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Idea Club Newsletter

The New Rules of Email Marketing

Does email marketing still work?

In a word, yes. Despite the daily crush of email we all receive, email marketing is still the fastest response, highest ROI and easiest to implement of all forms of marketing.

Whether you're looking to generate sales leads, fill job orders or just strengthen your company brand, email is the second most critical component in your marketing (your website is #1).

But email marketing today is very different from what it was just a couple of years ago. It's harder (much harder) to get email opened. Clickthrough rates have plummeted. And mobile completely dominates.

So what are the new rules of email marketing?

Design Rules

Don't worry so much about the "fold."
Users are used to scrolling, thanks to the ubiquity of tall websites and content on mobile devices. However, be aware that the further down a piece of content is, the less likely a reader is to see it.

Big Calls To Action (CTAs).
Apple recommends a target size of at least 44 x 44 pixels for interaction points on mobile devices, but even this may be too small. Make your buttons big enough to stand out without becoming an eyesore.

Keep the copy on CTA buttons short and sweet.
You don't want the text to split onto two lines on narrower screens.

Larger font sizes.
The recommended size is at least 16px. Don't make people strain to see your email. Also, be aware that fonts that are too small are auto-adjusted by devices like iPhones, and this can lead to a broken email.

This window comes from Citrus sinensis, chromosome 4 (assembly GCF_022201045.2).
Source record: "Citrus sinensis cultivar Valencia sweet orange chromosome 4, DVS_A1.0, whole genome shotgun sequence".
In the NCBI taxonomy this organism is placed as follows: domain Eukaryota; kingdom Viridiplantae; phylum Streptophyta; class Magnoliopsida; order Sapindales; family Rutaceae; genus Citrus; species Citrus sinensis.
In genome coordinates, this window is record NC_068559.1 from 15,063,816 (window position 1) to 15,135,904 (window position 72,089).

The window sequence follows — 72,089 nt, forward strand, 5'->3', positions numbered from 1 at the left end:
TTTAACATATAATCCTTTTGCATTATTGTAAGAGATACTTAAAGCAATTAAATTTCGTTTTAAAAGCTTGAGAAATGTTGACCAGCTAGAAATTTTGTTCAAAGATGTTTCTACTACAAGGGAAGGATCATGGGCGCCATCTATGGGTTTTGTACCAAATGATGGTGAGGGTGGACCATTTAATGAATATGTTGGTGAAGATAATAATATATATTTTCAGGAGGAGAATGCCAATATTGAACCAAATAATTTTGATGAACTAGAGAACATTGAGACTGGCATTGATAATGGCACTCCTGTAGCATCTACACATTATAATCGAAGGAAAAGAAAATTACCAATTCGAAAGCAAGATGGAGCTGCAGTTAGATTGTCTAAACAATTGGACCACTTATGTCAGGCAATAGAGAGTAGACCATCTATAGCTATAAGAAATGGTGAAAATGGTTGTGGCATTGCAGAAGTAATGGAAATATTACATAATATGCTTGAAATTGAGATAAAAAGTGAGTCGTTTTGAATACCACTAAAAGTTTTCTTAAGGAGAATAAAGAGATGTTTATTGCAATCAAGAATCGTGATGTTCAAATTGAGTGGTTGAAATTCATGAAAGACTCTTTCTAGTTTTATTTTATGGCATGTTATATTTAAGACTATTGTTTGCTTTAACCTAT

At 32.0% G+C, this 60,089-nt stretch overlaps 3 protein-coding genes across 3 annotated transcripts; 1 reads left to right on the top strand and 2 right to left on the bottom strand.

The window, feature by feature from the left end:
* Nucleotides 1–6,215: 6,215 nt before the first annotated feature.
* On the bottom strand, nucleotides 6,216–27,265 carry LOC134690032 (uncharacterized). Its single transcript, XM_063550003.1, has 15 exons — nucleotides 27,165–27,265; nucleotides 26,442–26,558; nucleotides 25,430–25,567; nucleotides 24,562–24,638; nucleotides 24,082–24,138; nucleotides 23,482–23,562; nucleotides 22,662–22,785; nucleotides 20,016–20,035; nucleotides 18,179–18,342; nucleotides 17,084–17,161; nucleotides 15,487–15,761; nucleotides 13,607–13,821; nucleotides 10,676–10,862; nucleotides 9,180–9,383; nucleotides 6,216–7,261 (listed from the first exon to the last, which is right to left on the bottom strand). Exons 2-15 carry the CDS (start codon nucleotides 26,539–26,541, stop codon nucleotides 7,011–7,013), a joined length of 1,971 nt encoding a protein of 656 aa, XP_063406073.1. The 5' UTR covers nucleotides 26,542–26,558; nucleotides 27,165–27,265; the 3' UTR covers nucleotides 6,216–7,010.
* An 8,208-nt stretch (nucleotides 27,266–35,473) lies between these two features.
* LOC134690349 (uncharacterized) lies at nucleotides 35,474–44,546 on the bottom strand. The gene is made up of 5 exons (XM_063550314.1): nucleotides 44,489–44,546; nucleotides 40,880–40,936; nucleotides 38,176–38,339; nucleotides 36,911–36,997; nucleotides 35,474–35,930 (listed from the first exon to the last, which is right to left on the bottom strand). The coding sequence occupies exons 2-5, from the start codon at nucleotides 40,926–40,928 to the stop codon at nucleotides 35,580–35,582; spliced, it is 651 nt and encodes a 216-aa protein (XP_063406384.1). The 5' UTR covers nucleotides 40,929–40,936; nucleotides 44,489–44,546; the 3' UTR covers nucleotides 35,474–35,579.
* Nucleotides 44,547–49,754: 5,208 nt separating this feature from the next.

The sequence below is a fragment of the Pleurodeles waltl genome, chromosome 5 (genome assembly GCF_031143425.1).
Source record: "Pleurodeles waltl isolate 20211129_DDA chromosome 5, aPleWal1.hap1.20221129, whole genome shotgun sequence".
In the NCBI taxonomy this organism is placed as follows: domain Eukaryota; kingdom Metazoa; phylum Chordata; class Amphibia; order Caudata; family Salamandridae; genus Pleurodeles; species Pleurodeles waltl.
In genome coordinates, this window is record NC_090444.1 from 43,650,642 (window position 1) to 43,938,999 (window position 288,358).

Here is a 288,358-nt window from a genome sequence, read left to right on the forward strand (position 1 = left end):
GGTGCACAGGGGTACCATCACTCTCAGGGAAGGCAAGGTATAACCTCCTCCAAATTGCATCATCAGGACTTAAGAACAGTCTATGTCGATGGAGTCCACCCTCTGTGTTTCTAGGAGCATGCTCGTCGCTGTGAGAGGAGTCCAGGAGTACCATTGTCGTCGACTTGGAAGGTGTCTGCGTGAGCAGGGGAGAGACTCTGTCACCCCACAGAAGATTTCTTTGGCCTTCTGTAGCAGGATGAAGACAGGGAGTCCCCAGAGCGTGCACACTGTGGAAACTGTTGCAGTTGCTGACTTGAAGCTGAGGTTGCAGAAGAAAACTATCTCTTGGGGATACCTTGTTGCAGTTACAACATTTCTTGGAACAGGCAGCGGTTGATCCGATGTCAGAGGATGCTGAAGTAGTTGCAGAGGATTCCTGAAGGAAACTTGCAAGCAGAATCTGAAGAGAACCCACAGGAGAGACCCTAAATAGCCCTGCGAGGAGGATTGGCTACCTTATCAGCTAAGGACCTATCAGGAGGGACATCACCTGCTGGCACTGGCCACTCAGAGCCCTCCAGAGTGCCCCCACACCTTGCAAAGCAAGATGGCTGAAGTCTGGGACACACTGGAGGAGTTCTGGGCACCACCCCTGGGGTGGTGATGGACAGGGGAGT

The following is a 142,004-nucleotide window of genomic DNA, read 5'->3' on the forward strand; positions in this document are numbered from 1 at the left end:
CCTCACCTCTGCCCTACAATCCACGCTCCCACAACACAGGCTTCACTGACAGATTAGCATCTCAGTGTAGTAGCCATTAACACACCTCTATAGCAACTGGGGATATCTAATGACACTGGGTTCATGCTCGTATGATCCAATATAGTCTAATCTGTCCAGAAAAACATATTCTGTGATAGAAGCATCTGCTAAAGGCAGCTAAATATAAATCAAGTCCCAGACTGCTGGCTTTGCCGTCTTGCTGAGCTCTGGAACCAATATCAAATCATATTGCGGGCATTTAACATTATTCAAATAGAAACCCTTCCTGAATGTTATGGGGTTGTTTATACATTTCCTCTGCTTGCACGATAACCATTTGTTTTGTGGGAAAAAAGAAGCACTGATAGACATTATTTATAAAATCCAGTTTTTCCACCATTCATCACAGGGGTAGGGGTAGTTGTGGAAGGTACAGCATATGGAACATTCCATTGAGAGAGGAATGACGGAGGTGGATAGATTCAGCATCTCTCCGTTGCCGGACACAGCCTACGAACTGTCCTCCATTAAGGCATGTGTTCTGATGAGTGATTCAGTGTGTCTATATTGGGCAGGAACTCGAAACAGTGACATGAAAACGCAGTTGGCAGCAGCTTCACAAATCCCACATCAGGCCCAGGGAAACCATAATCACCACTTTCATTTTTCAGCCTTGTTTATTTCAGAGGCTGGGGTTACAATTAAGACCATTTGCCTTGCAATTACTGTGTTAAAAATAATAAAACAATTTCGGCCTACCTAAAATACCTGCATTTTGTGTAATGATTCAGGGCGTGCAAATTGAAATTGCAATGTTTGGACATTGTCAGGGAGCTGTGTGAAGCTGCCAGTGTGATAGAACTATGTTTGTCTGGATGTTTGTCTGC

Design responsively.
Considering options for different screen sizes from the largest monitors all the way down to smartwatches.

Minimize the use of images.
In the past, email design used images for everything, even to create white space. With many email clients blocking images by default, this can lead to a broken-looking email. Many of these same effects can be created using just code and will display properly with images on or off.

Keep alt text in mind.
If images are disabled in a reader's email client, you can still get information across to the reader by providing alt text for the image.

Don't place a navigation bar at the top unless it is absolutely necessary.
Most email newsletters feature curated content, and that content needs to be the primary focus of your email. Having a navigation bar above the content may distract readers (and take them away from your content) before they even begin reading.

Emails don't have to look exactly the same in every single email client.
Some email clients, like Apple Mail, support very modern code, while some like Outlook for Windows rely on outdated technology—sorry Microsoft, but you have not kept up with the times! This means there are things that can be done in Apple Mail that you simply cannot in Outlook no matter how hard you try.